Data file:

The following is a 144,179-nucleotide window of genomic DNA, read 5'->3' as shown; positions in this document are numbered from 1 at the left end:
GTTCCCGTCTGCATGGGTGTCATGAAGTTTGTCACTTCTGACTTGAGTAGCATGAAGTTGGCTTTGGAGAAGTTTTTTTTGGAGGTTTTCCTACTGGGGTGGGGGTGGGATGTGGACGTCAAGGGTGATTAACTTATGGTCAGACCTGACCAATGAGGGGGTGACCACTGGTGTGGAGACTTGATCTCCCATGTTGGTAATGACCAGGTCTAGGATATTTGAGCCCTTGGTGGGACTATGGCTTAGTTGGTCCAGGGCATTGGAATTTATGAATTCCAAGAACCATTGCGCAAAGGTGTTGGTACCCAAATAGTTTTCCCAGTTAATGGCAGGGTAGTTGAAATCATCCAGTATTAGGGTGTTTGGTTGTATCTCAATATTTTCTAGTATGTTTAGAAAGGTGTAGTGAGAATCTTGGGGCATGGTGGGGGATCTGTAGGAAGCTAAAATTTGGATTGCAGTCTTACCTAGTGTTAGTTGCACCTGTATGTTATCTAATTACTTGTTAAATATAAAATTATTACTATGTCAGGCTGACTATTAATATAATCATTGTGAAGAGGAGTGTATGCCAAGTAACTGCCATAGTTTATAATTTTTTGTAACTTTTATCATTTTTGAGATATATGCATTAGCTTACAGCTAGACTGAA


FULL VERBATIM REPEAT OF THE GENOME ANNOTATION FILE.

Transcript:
The following is a 144,179-nucleotide window of genomic DNA, read 5'->3' as shown; positions in this document are numbered from 1 at the left end:
GTTCCCGTCTGCATGGGTGTCATGAAGTTTGTCACTTCTGACTTGAGTAGCATGAAGTTGGCTTTGGAGAAGTTTTTTTTGGAGGTTTTCCTACTGGGGTGGGGGTGGGATGTGGACGTCAAGGGTGATTAACTTATGGTCAGACCTGACCAATGAGGGGGTGACCACTGGTGTGGAGACTTGATCTCCCATGTTGGTAATGACCAGGTCTAGGATATTTGAGCCCTTGGTGGGACTATGGCTTAGTTGGTCCAGGGCATTGGAATTTATGAATTCCAAGAACCATTGCGCAAAGGTGTTGGTACCCAAATAGTTTTCCCAGTTAATGGCAGGGTAGTTGAAATCATCCAGTATTAGGGTGTTTGGTTGTATCTCAATATTTTCTAGTATGTTTAGAAAGGTGTAGTGAGAATCTTGGGGCATGGTGGGGGATCTGTAGGAAGCTAAAATTTGGATTGCAGTCTTACCTAGTGTTAGTTGCACCTGTATGTTATCTAATTACTTGTTAAATATAAAATTATTACTATGTCAGGCTGACTATTAATATAATCATTGTGAAGAGGAGTGTATGCCAAGTAACTGCCATAGTTTATAATTTTTTGTAACTTTTATCATTTTTGAGATATATGCATTAGCTTACAGCTAGACTGAA